If you don't believe there's not a ton of things to explore in each level, you are fooling only yourself.

Fly through canyons in a gyrocopter, or smash through walls in a schoolbus. Heck, why not make a death-defying leap over a huge gap? This, and more, is included in Body Harvest. A very small list of vehicles: fire-truck, tank, humvee, edsil, helicopter, dumptruck, fighterplane, semi-truck, bomber, flying saucer, jeep, ice-cream truck, APC, six-wheeler, locomotive, nuclear train, combine harvester, scud missile launcher...God, this could keep going until my fingers bleed, but that's just a small list.

Shoot ‘Em Up:
Since the alien creatures do not have a developed vocabulary and would rather eat people than talk about a peace agreement, you'll need to kill them using whatever methods you can find in the environment they have chosen. Shotgun, machine gun, hunting rifle, rocket launcher...anything that can kill can be used. Even if you're running low on ammo you can simply run over the smaller ones! The battles with the aliens themselves will yield gobs of fun, especially in the later levels as you must develop a good strategy, because they get almost too powerful for a simple "boom-boom-drop-dead" way of thinking...

What really adds to the fights are the way you aim. By pressing the nice R button, you go into an over-the-shoulder view and get the control of a gun-sight, which flashes red when something is in range, and green when there's nothing to shoot. Plus, by pressing C left and right, you can roll in those directions to avoid gunfire, and if something is behind you, press C down to do a nice forward roll and find your gun in their face. Very, very nice controls.

After saving a local village from the six-legged monstrosities, go inside the houses and listen to the people inside. Admittingly, this adds little to the plot, but you are almost required to talk to everyone to get clues to advance within the levels. You can also take books off a bookshelf and read whatever's inside, and believe me, if you're illiterate than you won't enjoy this game to its fullest extent. Then again, if you're illiterate, how are you reading this?!

A big part of the plot, though, is the mystery surrounding the Man in Black, who appears in the first level and plagues you from then on, blowing up bridges and stealing nuclear weapons and trains, he's quite a busy little bugger. Trust me, you won't know the truth about this fiend until the very end...I thought this guy added a lot to the game, in my opinion.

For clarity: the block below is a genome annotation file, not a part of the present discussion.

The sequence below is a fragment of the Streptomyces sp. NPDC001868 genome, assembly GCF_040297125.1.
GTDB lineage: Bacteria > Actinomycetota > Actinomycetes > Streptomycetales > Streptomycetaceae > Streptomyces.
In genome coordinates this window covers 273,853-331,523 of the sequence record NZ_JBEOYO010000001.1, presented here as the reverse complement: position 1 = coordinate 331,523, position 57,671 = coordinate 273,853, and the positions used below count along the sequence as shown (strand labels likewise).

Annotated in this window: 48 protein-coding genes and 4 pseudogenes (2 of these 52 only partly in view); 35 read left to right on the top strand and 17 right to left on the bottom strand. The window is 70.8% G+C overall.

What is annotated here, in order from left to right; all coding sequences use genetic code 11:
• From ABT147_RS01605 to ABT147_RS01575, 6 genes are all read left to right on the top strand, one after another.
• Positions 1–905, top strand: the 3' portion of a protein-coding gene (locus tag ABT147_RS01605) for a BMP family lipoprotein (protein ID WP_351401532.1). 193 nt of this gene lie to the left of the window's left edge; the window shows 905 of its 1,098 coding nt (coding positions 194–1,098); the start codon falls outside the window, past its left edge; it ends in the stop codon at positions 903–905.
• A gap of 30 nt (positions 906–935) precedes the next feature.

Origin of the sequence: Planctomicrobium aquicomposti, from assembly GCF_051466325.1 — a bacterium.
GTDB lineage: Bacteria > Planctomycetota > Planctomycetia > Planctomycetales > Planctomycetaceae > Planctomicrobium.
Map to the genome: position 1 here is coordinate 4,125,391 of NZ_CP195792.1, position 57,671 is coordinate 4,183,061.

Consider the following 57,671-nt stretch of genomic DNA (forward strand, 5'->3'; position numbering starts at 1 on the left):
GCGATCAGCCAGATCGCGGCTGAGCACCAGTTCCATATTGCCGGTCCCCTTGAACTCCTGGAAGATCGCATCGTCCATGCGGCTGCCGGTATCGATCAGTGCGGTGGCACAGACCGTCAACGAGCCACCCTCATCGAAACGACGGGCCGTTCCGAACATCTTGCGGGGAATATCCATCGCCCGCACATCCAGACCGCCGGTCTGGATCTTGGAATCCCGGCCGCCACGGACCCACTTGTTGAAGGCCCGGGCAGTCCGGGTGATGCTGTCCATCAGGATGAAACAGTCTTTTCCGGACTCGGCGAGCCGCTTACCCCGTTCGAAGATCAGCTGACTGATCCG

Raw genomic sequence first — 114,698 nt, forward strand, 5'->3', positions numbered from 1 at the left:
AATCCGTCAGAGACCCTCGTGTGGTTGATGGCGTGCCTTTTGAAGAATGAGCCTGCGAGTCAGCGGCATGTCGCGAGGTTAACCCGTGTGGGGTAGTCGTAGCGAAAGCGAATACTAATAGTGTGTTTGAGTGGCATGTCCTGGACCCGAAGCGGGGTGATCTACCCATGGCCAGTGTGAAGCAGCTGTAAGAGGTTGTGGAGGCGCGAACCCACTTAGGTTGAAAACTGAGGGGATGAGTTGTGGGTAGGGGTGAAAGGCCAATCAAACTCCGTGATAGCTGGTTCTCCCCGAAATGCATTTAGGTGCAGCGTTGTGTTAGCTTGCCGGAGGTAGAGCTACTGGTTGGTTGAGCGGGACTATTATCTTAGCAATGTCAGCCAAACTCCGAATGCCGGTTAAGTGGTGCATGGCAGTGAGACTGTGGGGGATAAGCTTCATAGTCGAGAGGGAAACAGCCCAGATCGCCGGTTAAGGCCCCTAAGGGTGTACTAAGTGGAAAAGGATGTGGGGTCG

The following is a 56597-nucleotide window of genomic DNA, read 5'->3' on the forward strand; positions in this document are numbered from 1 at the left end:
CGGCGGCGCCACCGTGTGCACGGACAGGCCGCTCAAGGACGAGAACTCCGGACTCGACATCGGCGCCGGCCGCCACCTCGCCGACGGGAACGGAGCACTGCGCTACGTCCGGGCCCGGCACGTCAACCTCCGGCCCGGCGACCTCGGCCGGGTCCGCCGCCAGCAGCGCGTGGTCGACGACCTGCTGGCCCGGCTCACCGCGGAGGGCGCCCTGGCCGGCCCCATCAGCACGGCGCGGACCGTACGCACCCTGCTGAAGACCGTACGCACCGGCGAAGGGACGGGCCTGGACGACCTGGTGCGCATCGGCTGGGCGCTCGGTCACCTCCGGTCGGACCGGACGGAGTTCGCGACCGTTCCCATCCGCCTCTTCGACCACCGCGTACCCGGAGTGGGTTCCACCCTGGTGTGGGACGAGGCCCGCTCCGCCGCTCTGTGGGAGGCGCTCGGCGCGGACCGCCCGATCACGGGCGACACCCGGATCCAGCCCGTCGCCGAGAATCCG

This is a HUGE chunk of the gameplay, which is basically getting from point A to point B, or saving someone.

One of the best examples is found in America, where you must save several children. Their school is being attacked, and you must take them to the local church. Hmmm...there's a schoolbus nearby, but the children seem to run away when you get near them with it. Ah, but behind the school is an ice-cream truck called "Mr. Lolly." With its hilarious tune, you can lure the kiddies away from danger...if that's not original, I don't know what is!

I don't consider that spoiling anything, as there is a countless amount of puzzles.

So, Basically...:
All in all, Body Harvester delivers on every possible level concerning the gameplay. The only thing that gets under my skin is the way they handled the water, as it kills you almost instantly. Oh won't be swimming that much, so no worry. Another thing that might turn people off is the way they handled the saves. You can only save after killing a Processor (big, bad leader bug), and there are only a handful of Processors per level, so if you die and have played for hours without saving, tough cookies! Luckily, unlike Turok II (another review in itself), it won't take hours to get back to where you died, because most of the time is spent figuring out what to do. So if it takes you hours to find out how to go over a mountain, for example, then it will only take you a few minutes to do it again after getting killed.


Each level has three Alien Artifacts, if you find these (nearly impossible) then you can fight the Boss whenever you want by going to the Replay Level screen. The bosses are very fun to fight, if only for their overly dramatic death (poking fun at graphic tarts). There are also three Weapon Crystals in each level, when they are all found you can assemble a weapon of massive destruction. Those are some very good incentives to get you playing again...


This review has come from a man who has played the entire game from start to finish. I'm not still stuck on the first level, unlike some of the other pathetic players who are struggling with Greece and have the nerve to write a review for a game they have only played for a few hours. When I finished the game, it said I took 21 hours to beat. I knew right there and then that it only saved the amount of time from my saves, because if it counted the amount of playing that ended up in death, it would be up in the hundreds of hours, there's no doubt in my mind about that.

A must buy for people who enjoy a game because of its gameplay.


Un-necessarily signed,marshmallow

Reviewer's Rating:   4.5 - Outstanding

Originally Posted: 12/07/99, Updated 12/07/99